Joe Arpaio: I Want To Honor My Wife for Being a Great Partner in (Fighting) Crime


My wife, Ava, and I are celebrating our 61st wedding anniversary Saturday, and I just want to honor her and really all spouses of those who have served in law enforcement.

We have had quite a ride that took us from our first meeting on a blind date in Washington, D.C., in the 1950s, to marrying in Chicago, to moving our young family to Turkey and later Mexico, and ultimately landing in Arizona, which we have called home since 1978.

As the old song goes, she has been the “wind beneath my wings” through it all.

It’s been a test few people pass, but I got off easy; I got the very best when I married Ava.

We lived in the same building in D.C. — the Woodner Hotel, a nice place, which is still around — though that’s not how we met.

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We met because my partner on the Washington police force struck out with her, so I asked him to give me her number so I could try.

I didn’t even know what she looked like, but I was up for the challenge and a chance to meet someone new.

We hit it off on that first phone call. I think it was because we started talking about how much we both loved dogs when I heard hers barking in the background.

Ava Lam, who hailed from the Shenandoah Valley in Virginia, captured this Massachusetts young man’s heart.

A little while after we met, I left the Washington police department and ended up taking a job with the Las Vegas police after meeting the Nevada sheriff while leading off the inaugural parade for President Dwight Eisenhower in D.C. in January 1957.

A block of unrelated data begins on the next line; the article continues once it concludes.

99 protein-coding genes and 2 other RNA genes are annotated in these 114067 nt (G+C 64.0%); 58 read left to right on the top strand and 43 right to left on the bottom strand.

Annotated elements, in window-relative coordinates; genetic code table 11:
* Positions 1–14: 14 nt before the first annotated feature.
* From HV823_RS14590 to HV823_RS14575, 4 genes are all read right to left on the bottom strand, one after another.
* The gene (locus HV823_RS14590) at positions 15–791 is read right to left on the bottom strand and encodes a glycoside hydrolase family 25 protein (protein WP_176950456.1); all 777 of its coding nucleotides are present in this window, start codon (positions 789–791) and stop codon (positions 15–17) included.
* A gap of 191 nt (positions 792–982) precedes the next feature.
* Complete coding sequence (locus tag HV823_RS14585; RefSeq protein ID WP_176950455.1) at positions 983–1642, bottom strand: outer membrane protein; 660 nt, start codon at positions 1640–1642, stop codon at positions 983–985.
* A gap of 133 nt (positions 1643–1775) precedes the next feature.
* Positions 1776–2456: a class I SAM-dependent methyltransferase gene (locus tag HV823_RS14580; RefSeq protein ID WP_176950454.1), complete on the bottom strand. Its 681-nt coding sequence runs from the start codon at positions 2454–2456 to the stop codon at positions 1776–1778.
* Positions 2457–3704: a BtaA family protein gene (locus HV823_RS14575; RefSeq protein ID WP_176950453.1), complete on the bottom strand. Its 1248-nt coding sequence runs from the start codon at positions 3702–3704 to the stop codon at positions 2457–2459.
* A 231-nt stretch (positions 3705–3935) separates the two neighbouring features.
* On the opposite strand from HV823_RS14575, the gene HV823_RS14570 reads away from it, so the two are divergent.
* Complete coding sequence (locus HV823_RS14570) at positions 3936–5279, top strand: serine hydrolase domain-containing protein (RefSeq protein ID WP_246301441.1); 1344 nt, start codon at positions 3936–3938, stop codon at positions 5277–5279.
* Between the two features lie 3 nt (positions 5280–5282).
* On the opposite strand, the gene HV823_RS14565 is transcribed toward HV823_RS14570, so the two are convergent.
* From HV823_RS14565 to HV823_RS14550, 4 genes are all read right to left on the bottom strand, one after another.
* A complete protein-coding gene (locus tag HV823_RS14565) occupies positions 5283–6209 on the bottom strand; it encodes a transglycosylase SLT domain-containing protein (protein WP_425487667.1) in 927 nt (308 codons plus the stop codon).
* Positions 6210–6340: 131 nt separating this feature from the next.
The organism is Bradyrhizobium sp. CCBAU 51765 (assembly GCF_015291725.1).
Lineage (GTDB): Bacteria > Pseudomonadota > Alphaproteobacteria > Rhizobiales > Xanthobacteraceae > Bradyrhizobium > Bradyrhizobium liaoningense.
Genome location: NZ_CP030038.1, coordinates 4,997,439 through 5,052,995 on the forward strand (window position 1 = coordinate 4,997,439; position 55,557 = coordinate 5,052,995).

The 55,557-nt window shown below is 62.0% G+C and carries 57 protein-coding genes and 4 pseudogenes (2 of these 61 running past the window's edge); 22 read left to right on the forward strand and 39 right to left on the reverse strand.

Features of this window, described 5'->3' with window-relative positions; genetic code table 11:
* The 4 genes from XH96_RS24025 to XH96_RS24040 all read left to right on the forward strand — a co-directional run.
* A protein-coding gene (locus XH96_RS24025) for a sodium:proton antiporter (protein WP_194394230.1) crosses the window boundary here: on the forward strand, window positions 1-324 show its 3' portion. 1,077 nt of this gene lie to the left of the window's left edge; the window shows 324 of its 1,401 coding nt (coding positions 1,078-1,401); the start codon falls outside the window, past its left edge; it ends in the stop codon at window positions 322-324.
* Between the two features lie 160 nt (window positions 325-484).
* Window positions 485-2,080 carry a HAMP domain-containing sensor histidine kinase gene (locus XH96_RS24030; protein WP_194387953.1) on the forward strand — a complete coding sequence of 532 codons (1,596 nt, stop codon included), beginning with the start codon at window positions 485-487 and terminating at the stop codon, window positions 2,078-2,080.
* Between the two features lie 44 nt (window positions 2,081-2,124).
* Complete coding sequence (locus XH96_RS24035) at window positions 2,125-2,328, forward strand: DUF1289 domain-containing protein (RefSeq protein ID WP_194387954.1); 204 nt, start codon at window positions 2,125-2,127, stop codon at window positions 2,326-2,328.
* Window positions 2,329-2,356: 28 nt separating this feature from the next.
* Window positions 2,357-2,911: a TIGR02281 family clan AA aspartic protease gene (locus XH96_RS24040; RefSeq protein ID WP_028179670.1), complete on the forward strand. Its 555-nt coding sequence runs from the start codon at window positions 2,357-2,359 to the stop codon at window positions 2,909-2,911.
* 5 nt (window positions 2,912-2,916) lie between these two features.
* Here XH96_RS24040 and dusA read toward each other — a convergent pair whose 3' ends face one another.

I moved out west, but Ava and I kept in touch. Months later, when I was hired by the Federal Bureau of Narcotics, which became the Drug Enforcement Administration, she joined me in Chicago, where I was assigned.

A month to the day after I took that job in the Windy City, we were married in a civil ceremony on Dec. 22, 1957. Later, I was transferred to Mexico City, where we were joined together again in a lovely Catholic cathedral.

Ava jumped right into the undercover work I was doing, play-acting the part of the wife of a drug dealer on the phone on more than one occasion to help me bust up narcotics rings in Chicago.

When the agency sent me to Turkey in the 1960s, my wife and young son came with me. We made that country — straddling Europe and the Middle East — our home for the next three years.

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Once again, Ava assisted in my undercover work, including one time when she danced with a film actor who we suspected was involved in running drugs.

Though not the stuff of spy thrillers, Ava’s skills in the kitchen proved helpful on the diplomatic front when we were transferred to Mexico City, where I served a four-year stint as regional director of the DEA in the early ’70s.

The agency was seeking to stem the flow of drugs into the U.S. from Mexico, and of course we needed the help of the Mexican government to make this happen.

My wife’s blueberry pie, of all things, assisted in making greater cooperation possible.

It all started when I invited the attorney general of Mexico at the time, Pedro Ojeda Paullada, to our home for dinner.